Pointing out this assumption is likely to elicit an “Of course!” response from most quarters. “That’s how capitalism works!” it might be said. But this is precisely the point. The capitalist frame through which most of us see the world leads us to take for granted the idea that property ownership confers a right to profit. Steeped in capitalist culture as we are, we don’t see the problem. Profiting from property ownership is natural, normative (i.e., morally right), and unproblematic. To question this assumption is to question a basic principle on which society is built. The capitalist frame shields this principle from scrutiny by making it part of the lens through which we see the world.

A second piece of the capitalist frame is the assumption, a corollary to the first, that nature can be privately owned. Not just the surface of the land but also the minerals and oil beneath it, the plants that grow out of it, the animals that live on it, and the water that flows through it. Absent the assumption that elements of nature can be owned—combined with the assumption that ownership confers a right to control and profit from the use of these resources—capitalism would hold no legitimacy. For capitalism to be accepted as a sensible way to organize an economy, these assumptions must be embedded in the frame and thus kept off the examining table. Counterframes, about which more later, must be seen as wildly wrongheaded.

A third assumption is that people require bosses, without which nothing productive would get done. Humans are assumed to be naturally competitive and selfish rather than cooperative. Bosses are thus needed to compel people to work together harmoniously. Here, too, there are corollaries: because bosses are essential to ensure cooperation, determine the goals of production, and orchestrate the labor process, bosses should be rewarded at higher rates than direct producers. In this case, the constituent assumptions of the capitalist frame lead us to believe not only that bosses are essential, but also that it is right for bosses—from front-line supervisors to CEOs—to be paid more, often vastly more, than mere workers. To say that bosses are necessary and deserve to be paid more is, within the capitalist frame, to state the obvious.

A fourth constituent assumption of the capitalist frame is that wages can be fair pay. The assumption, more precisely, is that if wages satisfy workers, no exploitation is occurring. The fact that everyone seems happy with the wage rate that’s been arrived at is seen as evidence that economic justice has been achieved. What this assumption buries is the surplus value that has been wrung out of labor—the greater value workers create through their labor than is returned to them in the form of a “fair” wage. The capitalist frame cloaks this inherent exploitation and directs our attention to how workers feel about their wages—feelings that are always shaped by what workers think is possible given the power of bosses. “A fair day’s pay for a fair day’s work” usually means, “This is about the best we can expect to do, all things considered.”

A fifth assumption is that wealth comes from the market. This assumption appears correct to many observers because the exchange value sedimented in commodities isn’t pocketed until those commodities are sold. The notion that wealth comes from the market also helps to legitimate capitalist wealth by making it appear to result from superior business acumen. It’s the capitalist frame, however, that sustains this illusion—that wealth derives from entrepreneurial genius—by obscuring the exploitation of labor at the heart of the wage relationship. The capitalist frame makes it easy to forget, or never consider, that if workers were paid the full value of the widgets they produce, there would be no profit to take home when those widgets are finally sold.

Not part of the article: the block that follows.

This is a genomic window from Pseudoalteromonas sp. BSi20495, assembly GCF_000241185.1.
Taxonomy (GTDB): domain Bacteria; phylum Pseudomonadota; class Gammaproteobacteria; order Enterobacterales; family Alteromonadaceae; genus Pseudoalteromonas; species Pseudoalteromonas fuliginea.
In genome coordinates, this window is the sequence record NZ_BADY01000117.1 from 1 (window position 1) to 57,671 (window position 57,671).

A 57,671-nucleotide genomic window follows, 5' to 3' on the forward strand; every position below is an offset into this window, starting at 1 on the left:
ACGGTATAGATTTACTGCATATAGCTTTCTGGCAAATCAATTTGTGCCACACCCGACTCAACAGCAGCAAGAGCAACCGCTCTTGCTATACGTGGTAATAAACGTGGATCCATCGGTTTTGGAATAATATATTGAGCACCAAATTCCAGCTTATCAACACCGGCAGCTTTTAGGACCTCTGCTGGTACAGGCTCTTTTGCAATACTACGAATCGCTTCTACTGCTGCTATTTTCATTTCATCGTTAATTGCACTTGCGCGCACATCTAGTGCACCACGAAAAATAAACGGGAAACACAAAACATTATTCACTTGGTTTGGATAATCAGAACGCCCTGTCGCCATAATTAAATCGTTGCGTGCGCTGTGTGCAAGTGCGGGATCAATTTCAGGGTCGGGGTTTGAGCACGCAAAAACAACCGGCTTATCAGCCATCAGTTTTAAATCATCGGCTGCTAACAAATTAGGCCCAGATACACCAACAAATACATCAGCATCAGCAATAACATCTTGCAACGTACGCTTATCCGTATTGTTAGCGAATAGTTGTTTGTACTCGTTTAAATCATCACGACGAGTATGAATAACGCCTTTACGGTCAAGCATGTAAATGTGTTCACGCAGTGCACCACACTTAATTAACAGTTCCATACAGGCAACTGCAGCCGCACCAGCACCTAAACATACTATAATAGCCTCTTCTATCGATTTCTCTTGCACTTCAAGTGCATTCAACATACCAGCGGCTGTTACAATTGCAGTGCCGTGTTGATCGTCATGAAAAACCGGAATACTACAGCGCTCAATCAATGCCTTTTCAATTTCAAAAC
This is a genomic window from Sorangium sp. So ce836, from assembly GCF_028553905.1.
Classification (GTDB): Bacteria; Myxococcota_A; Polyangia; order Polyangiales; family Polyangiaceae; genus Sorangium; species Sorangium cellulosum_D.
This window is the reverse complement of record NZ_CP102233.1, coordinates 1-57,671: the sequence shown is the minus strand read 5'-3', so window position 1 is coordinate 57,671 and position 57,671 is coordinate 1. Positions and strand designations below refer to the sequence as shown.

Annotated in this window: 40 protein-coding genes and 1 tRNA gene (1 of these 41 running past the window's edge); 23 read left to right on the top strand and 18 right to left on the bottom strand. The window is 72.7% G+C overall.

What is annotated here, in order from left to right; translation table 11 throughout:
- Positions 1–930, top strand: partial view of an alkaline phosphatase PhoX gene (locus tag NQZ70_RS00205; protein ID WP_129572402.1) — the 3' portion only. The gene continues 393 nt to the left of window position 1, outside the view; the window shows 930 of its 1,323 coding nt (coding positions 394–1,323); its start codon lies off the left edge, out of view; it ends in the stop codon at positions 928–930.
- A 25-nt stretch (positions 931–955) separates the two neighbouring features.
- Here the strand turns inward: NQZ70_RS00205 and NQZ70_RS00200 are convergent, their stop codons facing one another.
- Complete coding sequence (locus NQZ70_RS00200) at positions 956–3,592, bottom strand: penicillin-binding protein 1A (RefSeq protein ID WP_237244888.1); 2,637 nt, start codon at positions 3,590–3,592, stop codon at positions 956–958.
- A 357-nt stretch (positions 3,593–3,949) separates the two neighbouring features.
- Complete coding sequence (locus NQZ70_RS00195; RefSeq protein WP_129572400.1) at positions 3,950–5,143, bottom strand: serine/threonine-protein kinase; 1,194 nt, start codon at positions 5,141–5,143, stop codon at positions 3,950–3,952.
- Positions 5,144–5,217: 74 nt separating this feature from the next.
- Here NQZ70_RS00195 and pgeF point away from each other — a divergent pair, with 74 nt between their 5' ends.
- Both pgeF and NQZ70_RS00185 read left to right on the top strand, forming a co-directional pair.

Looking at the world through the capitalist frame makes the economic relationships and practices that constitute capitalism seem sensible, reasonable, and right. It also makes some of these practices nearly impossible to see. As I’ve suggested, this is analogous to how the white racial frame works to make white dominance invisible in many ways and unproblematic when it is pointed out. In fact, what is likely to cause trouble is spotlighting a dominant frame that renders social and economic inequalities ordinarily invisible or unproblematic. To do this is to risk marking oneself as radical and out of touch, if not downright nutty. It is akin to suggesting that the earth is not the center of the universe.

If we think of frames as the cognitive foundations of ideologies, we can see why ideologies are so hard to change. Most people don’t rationally commit to political beliefs based on logic and evidence, such that better logic and evidence will dislodge their beliefs. Rather, people commit to political beliefs in large part because those beliefs accord with and affirm their basic assumptions about how the world works—assumptions that will not be abandoned without having at hand a new way to make sense of the world that is more practically and emotionally compelling. Without an alternative counterframe to provide the necessary cognitive foundation, radical political theories will seem to have no grip on anything real and warrant no allegiance, no matter their internal elegance.

When I was a kid, my dad once scolded me for using a screwdriver as a pry bar. He was trying, in his own gruff way, to teach me a lesson about using the right tool for the job. The same principle applies to intellectual tools. The concept of frame is not an all-purpose tool; it’s even a bit crude as these things go. Still, it can be used to do important work, such as figuring out how minds are shaped by culture and economics in ways that, in turn, help to perpetuate inequalities. That’s worth figuring out, presuming a desire to lessen or abolish these inequalities. If we know that frames are part of the problem, then we know that replacing them will need to be part of the solution.

Thanks to Taurean Brown for the conversation that prompted this essay.

Michael Schwalbe is professor emeritus of sociology at North Carolina State University. He can be reached at